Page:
When Rassie Erasmus was announced as this year’s Barbarians coach, the rugby tragics among us wondered what kind of team the man reputed to be the most meticulous coach in South Africa would pick without the usual cares that go with selecting a Springbok side.
Due to the ability to pick players from anywhere, the composition of a Barbarian team is supposed to give an indication of what kind of coach a coach is when allowed to let his hair down.
It’s meant to expose the dreamer within the coach when unencumbered by having to put a squad together to win and keep his job.
And when confronted with the relative blank canvas of having to pick a fantasy team, Erasmus showed that he dreams in green and gold by selecting no less than 13 Springboks in the match day 23 to play against Argentina at Twickenham yesterday.
Thirteen Boks? What was the intention for the Baabaas to pick and drive, kick and chase and blitz defend to a two-point win over the Pumas with their Bok DNA?
If that sounds a little disrespectful to the Boks, it is not meant to be.
It’s just that we’ve become accustomed to them grinding teams down with powerful forwards or building a bakery from the crumbs of possession they get from a workaholic defence, instead of scoring tries from the end of the Earth like the 1973 Barbarians did against the All Blacks.
Looking at the lack of big names in the rest of Erasmus’ squad, there could be mitigating circumstances behind why he chose such a Springbok Baabaas team.
The most obvious would be that, with the game not being a full international and taking place beyond the international window period, not many provincial sides or clubs felt obliged to release their players.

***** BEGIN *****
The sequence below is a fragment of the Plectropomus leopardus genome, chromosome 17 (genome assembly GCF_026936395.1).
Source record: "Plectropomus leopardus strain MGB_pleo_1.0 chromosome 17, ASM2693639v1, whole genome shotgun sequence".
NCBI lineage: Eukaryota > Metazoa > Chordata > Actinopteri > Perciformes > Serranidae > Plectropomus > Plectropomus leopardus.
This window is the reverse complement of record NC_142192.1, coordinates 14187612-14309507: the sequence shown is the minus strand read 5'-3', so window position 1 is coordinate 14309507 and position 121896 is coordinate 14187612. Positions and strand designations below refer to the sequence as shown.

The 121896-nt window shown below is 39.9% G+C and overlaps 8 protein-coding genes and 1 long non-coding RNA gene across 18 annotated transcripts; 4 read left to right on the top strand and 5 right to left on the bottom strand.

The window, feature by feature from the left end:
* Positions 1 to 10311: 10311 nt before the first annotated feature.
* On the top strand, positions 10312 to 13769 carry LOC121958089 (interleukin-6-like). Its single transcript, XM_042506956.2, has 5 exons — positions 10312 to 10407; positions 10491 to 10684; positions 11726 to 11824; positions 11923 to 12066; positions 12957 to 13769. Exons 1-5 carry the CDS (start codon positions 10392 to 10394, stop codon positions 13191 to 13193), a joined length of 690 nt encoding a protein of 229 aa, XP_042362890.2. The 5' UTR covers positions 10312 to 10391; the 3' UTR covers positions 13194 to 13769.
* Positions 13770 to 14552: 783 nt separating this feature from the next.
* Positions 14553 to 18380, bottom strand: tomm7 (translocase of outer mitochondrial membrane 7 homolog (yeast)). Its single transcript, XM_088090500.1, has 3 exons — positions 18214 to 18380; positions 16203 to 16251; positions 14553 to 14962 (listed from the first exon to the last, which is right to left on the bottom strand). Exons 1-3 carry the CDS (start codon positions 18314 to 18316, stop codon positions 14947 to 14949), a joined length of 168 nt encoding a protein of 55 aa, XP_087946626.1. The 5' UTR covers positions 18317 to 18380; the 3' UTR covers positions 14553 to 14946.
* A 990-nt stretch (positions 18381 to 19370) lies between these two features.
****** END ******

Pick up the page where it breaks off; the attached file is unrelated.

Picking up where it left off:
This would have left Erasmus with no choice but to load up on Boks as the most influential man in South African rugby.
The other reason, a conspiracy theory of sorts, is that he may well have wanted to use the match as extra preparation time with his players for next year’s World Cup.
Not to say there’s nothing but fun to be gained from playing a Barbarians game, the thinking that Erasmus is trying to sneak in an extra match for his players would only make sense if he had played all 13 of the players in the starting line-up, which he obviously couldn’t.
Be that as it may, this Baabaas episode has revealed how attached Erasmus is to his “aligned” thinking in how he has still surrounded himself with people he trusts even for a smash and giggle hit out like yesterday’s run against the Pumas.
Few people are as obsessed with having the same thinking in his teams as Erasmus, and the fact that Matt Proudfoot is the only coach he didn’t hand-pick in his management team is confirmation of that.
In all fairness to Erasmus, maybe it’s a South African coaches’ thing to only trust who they know.
We saw that with former Springbok coach Jake White, who left so many South African players at Montpellier that a month ago they had eight in their squad to play a Top 14 match despite having Frans Steyn and Johan Goosen injured.
Former Lions coach Johan Ackermann continues to revive the Leeus by signing at least one of his former players per season for his new club Gloucester, a team also nicknamed the Lions, for good measure.
Heyneke Meyer, another former Bok coach, looks to be in the throes of building a little Pretoria in Paris at Stade Français, his new team, if playing Morné Steyn at fly half and signings like Handro Liebenberg and André Warner are anything to go by.
The most successful exponent of this was former Bok centre Brendan Venter, who brought a heavy South African influence while laying the foundation that has seen the English club become the juggernaut they are.
It’s not quite the New Zealand way, where they export their brand of rugby coaching by working with the locals instead of flying in their own “locals”. This may also explain why overseas coaching stints by South African coaches are not lasting affairs, not to mention why we continue not to learn from the rest of the world.
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